Wednesday, September 11, 2013


In relation to pottery, there are two distinct ways one can understand importance. The first is the most literal, the importance of a pot in relationship or context to the field of pottery; as in an important Ming jar. The other type of importance is the importance or influence a pot may have on an individual or in this case a potter. The best case scenario is when the two intersect at the same place at the same pot. Illustrated is a pot that qualifies for both, being an exceptionally fine example of the style and a monumental influence on me as a potter. I first encountered this Kawai Kanjiro chawan back in 1992 while living in Cleveland. I was immediately struck by the deceptively simple form of the bowl with the ever so undulating lip and broad and earthy foot. The manner in which it was so casually decorated with what seem to be off handed splashes speaks of the innate sensibilities of the potter and his confidence in his decades of "doing".  In every sense of the word, this is an important pot.

This particular image has been a guiding light for my work, first through dozens of photographs of the piece, later multiple jpegs and now even video (mpeg) footage of the pot. Through all of these images, I can study the varying nuances of posture, form, foot, glaze and decoration grasping the essentials of what became second nature to Kawai, who would have been in his 60's when this pot was made. I am sure that Kawai had little thought to the importance of this pot or the influence its shadow would cast, but that does not alter the fact that his works have found their place of importance in history and have influenced more potters, both knowingly and unknowingly, than could be counted.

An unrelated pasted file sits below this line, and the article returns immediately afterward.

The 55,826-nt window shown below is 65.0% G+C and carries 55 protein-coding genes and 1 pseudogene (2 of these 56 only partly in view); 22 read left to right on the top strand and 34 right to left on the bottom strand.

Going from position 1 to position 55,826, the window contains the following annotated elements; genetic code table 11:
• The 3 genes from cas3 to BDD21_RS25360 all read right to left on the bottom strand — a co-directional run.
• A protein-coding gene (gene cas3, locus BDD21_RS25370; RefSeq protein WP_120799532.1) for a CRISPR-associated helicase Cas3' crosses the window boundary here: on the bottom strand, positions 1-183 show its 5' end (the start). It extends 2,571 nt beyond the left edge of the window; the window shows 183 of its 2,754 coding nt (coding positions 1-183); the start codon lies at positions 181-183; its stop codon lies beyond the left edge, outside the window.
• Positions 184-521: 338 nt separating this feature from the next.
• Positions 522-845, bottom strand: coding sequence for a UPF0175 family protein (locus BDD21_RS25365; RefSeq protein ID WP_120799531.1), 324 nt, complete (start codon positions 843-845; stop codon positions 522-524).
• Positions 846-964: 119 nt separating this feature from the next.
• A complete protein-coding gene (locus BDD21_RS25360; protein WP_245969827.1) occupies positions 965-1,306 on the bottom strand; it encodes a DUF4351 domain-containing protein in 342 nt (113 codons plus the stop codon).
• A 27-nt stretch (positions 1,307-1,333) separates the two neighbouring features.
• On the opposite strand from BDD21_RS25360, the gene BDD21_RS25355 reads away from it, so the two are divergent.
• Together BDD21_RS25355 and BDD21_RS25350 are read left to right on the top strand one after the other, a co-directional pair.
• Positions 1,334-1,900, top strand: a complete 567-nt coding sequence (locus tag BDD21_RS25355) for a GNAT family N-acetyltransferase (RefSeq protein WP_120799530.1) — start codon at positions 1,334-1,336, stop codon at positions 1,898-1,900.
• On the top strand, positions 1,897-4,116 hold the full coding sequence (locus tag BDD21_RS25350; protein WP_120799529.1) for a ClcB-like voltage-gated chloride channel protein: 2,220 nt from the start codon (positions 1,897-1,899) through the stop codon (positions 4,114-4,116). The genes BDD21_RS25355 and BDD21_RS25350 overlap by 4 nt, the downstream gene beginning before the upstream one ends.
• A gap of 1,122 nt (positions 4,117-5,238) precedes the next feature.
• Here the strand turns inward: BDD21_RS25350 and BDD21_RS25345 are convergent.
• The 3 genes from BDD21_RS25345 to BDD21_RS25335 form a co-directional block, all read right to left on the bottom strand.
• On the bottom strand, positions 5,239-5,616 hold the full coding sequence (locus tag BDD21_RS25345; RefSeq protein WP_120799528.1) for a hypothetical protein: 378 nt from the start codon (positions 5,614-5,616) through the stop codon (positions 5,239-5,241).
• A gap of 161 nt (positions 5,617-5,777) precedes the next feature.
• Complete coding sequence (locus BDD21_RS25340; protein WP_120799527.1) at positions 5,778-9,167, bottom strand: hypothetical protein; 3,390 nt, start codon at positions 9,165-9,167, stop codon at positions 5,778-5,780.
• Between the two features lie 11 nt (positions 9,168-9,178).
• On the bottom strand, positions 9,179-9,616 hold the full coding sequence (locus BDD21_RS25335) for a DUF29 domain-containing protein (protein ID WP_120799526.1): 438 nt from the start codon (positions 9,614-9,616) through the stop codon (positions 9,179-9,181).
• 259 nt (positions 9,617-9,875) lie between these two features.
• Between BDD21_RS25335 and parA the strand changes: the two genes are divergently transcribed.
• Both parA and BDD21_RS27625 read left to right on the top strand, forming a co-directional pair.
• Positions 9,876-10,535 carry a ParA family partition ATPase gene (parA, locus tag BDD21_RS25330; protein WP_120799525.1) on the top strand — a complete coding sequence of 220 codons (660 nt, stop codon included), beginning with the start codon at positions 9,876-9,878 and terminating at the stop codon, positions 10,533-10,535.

"Every thought which genius and piety throw into the world alters the world." Ralph Waldo Emerson

(Used with the kind permission of Mr/Mrs Private Collector)

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